Teachers at broke Auckland private school Hill Top Primary are considering suing its board of trustees after being dumped at the end of last term with no holiday or redundancy pay.
Education Minister Anne Tolley told the Sunday Star-Times that private schools could ask the government to pay running costs if they were in financial difficulty, but the ministry would not bail out debts.
"That's very unfortunate that the school's in that position, but it is an independent school, and that's entirely between the owners of the school and the teachers and parents involved. It's nothing to do with the ministry."
The school's nine teachers are looking for new jobs, but schools aren't hiring until February. They were made redundant on December 22 following a drop in student numbers, which board chairwoman Rhonda Evans has blamed on parents not being able to afford the $10,000-a-year fees.
The school's board owes teachers up to $50,000 each and parents up to $2400 each in deposits. Evans says the board is considering several options, including refinancing its $2 million mortgage to keep the school going at its current site, or selling the school's $4.6m buildings.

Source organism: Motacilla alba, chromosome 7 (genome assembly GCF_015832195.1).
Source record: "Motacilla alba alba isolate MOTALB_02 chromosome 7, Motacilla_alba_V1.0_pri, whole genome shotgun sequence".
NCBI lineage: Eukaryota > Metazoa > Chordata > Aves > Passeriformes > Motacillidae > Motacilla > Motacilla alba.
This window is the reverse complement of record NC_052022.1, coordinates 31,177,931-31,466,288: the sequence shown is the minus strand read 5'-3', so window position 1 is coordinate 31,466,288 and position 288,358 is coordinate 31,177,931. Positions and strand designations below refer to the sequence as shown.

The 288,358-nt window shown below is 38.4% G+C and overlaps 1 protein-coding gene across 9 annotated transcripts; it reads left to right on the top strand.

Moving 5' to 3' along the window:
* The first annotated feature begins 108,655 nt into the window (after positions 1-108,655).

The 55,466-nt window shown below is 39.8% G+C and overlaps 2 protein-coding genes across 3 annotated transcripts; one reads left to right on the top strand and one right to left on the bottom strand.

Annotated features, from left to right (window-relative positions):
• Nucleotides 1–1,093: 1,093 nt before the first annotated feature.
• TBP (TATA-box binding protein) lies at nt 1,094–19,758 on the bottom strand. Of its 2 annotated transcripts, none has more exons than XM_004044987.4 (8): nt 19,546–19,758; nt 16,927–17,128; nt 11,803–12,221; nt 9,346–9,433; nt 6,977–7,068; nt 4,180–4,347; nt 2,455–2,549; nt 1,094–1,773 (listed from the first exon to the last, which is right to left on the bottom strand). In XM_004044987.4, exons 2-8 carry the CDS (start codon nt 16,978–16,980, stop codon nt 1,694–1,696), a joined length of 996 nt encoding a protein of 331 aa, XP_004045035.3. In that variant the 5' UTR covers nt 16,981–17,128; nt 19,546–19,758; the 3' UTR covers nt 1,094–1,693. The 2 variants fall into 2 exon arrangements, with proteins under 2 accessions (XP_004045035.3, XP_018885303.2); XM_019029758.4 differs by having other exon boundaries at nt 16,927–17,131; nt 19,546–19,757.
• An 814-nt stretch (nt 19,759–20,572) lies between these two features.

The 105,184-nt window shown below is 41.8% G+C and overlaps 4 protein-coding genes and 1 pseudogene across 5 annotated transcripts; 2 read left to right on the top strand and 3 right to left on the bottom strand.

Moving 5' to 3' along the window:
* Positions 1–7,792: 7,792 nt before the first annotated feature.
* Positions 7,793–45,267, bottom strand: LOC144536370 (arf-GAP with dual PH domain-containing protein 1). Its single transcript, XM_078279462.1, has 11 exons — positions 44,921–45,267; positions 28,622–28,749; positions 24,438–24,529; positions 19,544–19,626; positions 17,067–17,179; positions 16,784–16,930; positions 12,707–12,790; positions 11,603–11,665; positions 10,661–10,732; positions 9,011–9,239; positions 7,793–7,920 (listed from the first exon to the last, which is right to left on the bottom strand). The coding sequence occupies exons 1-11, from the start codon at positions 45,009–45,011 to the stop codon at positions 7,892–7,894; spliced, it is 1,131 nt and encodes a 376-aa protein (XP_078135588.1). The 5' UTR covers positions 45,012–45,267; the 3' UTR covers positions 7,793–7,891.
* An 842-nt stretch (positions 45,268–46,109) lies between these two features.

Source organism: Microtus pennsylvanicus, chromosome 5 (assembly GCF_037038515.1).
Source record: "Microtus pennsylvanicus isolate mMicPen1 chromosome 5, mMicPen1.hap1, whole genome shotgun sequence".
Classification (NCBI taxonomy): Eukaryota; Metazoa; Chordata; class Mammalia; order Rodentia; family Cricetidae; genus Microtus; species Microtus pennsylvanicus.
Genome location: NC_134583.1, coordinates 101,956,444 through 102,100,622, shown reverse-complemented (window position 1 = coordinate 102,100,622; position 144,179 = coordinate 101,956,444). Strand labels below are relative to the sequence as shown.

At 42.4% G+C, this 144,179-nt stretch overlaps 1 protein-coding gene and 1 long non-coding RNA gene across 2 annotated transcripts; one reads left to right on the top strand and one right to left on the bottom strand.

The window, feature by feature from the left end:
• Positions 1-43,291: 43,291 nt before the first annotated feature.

Mairi Ferguson, employment officer at private schools' union the Independent Schools Education Association, says she would get legal advice about what options teachers have to get money owed, including if they could take a civil case against the board in the courts.
Employment law specialist John Hannan said it seemed unusual for a business not to have set aside funds for holiday pay in a separate bank account.
Hill Top is one of three cash-strapped private schools that in recent months have asked the Education Ministry to integrate them into the state school system.
The last time that happened was in 1999 with Hawke's Bay schools Iona College, Woodford House and Lindisfarne College.
The ministry is preparing reports on the latest pleas for Tolley, who will make a final decision.
Tolley said National had increased contributions to private schools by $60m over the next few years, which could be used for integration.
She said the ministry would favour requests from schools in areas with high population growth, such as Auckland and Christchurch.
If approved, existing boards of trustees would be replaced with new ones.
The government would pay maintenance costs and teachers' salaries, and schools could continue owning their buildings, if they could afford to.
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